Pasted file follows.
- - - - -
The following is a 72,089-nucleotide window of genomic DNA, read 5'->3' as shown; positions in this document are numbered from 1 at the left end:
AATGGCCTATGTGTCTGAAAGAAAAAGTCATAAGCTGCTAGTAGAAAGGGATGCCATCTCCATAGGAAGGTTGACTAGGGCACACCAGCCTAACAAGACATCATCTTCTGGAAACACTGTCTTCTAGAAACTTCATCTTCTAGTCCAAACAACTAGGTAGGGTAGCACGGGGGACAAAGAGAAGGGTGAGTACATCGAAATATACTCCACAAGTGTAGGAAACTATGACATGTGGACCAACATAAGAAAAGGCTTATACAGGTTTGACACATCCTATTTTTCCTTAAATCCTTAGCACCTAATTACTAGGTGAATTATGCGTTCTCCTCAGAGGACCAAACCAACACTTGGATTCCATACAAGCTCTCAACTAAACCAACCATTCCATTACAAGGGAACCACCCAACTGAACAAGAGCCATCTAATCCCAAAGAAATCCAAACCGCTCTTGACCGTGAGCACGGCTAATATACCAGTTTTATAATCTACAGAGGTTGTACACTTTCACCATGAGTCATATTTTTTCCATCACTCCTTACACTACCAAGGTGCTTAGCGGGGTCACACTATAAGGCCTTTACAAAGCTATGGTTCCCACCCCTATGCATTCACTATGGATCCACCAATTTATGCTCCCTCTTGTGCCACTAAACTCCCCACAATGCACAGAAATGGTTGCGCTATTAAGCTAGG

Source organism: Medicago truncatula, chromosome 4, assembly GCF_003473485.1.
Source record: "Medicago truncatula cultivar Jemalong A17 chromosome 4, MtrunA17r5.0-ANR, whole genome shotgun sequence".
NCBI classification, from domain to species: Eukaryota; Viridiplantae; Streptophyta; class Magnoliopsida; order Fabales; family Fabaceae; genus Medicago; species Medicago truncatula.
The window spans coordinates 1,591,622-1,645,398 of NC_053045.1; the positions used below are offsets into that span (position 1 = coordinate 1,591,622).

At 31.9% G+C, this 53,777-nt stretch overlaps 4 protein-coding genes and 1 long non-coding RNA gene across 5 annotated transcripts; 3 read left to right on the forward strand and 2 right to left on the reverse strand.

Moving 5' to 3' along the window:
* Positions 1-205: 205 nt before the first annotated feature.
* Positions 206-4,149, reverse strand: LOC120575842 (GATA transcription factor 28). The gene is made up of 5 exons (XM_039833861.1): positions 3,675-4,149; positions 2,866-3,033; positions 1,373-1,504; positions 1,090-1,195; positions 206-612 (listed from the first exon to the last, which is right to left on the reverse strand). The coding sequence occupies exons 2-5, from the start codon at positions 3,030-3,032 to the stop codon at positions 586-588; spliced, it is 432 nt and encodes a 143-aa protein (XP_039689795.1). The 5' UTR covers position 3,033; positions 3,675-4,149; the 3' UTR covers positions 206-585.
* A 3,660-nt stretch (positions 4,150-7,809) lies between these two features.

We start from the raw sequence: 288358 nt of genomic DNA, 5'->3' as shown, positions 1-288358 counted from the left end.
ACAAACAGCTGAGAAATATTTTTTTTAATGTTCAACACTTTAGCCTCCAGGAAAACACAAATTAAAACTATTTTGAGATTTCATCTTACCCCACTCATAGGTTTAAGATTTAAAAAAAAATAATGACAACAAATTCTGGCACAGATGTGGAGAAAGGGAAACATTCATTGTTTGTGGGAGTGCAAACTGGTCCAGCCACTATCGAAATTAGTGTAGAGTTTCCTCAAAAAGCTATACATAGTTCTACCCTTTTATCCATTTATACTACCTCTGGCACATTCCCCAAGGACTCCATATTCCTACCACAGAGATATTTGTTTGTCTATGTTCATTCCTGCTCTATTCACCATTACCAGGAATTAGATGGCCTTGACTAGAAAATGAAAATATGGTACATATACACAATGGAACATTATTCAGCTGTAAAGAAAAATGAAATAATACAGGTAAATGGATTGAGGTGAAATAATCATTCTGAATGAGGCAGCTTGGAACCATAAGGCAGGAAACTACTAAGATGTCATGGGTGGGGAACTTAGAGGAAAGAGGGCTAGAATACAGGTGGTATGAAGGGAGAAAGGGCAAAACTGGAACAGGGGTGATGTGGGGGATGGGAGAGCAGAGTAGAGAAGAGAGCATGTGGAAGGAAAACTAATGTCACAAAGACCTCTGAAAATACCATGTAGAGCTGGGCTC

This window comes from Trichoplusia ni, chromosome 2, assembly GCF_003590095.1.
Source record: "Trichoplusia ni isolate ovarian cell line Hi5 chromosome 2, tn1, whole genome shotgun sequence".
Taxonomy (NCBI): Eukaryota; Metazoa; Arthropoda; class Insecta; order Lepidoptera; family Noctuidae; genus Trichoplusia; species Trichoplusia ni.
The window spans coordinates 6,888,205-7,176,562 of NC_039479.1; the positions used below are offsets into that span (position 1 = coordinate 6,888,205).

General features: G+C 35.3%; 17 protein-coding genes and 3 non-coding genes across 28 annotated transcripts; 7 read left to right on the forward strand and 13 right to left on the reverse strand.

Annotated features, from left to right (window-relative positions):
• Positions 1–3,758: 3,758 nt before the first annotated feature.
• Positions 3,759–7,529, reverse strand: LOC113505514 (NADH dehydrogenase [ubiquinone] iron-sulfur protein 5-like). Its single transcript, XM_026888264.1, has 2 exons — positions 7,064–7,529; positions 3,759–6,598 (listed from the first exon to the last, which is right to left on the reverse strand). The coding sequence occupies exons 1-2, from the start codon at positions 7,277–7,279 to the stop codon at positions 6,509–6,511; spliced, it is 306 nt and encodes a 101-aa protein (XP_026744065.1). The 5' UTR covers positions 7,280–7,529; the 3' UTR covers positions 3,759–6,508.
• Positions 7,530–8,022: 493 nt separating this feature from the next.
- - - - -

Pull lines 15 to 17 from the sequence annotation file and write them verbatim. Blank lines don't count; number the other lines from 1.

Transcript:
Source record: "Trichoplusia ni isolate ovarian cell line Hi5 chromosome 2, tn1, whole genome shotgun sequence".
Taxonomy (NCBI): Eukaryota; Metazoa; Arthropoda; class Insecta; order Lepidoptera; family Noctuidae; genus Trichoplusia; species Trichoplusia ni.
The window spans coordinates 6,888,205-7,176,562 of NC_039479.1; the positions used below are offsets into that span (position 1 = coordinate 6,888,205).